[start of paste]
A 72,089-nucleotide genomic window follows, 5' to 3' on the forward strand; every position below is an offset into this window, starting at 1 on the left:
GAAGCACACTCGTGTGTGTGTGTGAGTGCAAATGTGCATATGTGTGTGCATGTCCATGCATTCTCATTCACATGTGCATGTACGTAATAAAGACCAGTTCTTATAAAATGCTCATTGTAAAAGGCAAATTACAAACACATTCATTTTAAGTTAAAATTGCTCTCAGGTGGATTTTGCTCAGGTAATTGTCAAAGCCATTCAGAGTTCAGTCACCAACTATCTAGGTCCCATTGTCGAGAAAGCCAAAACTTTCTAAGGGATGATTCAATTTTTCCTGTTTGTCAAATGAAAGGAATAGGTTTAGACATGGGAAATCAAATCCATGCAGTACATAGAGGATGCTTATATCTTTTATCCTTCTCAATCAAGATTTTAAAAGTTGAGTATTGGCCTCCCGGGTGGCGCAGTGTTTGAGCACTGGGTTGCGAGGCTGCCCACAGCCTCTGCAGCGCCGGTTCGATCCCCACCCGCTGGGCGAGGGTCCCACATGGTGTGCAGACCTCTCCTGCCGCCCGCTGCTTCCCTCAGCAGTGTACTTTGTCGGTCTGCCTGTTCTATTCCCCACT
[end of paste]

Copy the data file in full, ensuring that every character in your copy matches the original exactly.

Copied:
A 72,089-nucleotide genomic window follows, 5' to 3' on the forward strand; every position below is an offset into this window, starting at 1 on the left:
GAAGCACACTCGTGTGTGTGTGTGAGTGCAAATGTGCATATGTGTGTGCATGTCCATGCATTCTCATTCACATGTGCATGTACGTAATAAAGACCAGTTCTTATAAAATGCTCATTGTAAAAGGCAAATTACAAACACATTCATTTTAAGTTAAAATTGCTCTCAGGTGGATTTTGCTCAGGTAATTGTCAAAGCCATTCAGAGTTCAGTCACCAACTATCTAGGTCCCATTGTCGAGAAAGCCAAAACTTTCTAAGGGATGATTCAATTTTTCCTGTTTGTCAAATGAAAGGAATAGGTTTAGACATGGGAAATCAAATCCATGCAGTACATAGAGGATGCTTATATCTTTTATCCTTCTCAATCAAGATTTTAAAAGTTGAGTATTGGCCTCCCGGGTGGCGCAGTGTTTGAGCACTGGGTTGCGAGGCTGCCCACAGCCTCTGCAGCGCCGGTTCGATCCCCACCCGCTGGGCGAGGGTCCCACATGGTGTGCAGACCTCTCCTGCCGCCCGCTGCTTCCCTCAGCAGTGTACTTTGTCGGTCTGCCTGTTCTATTCCCCACT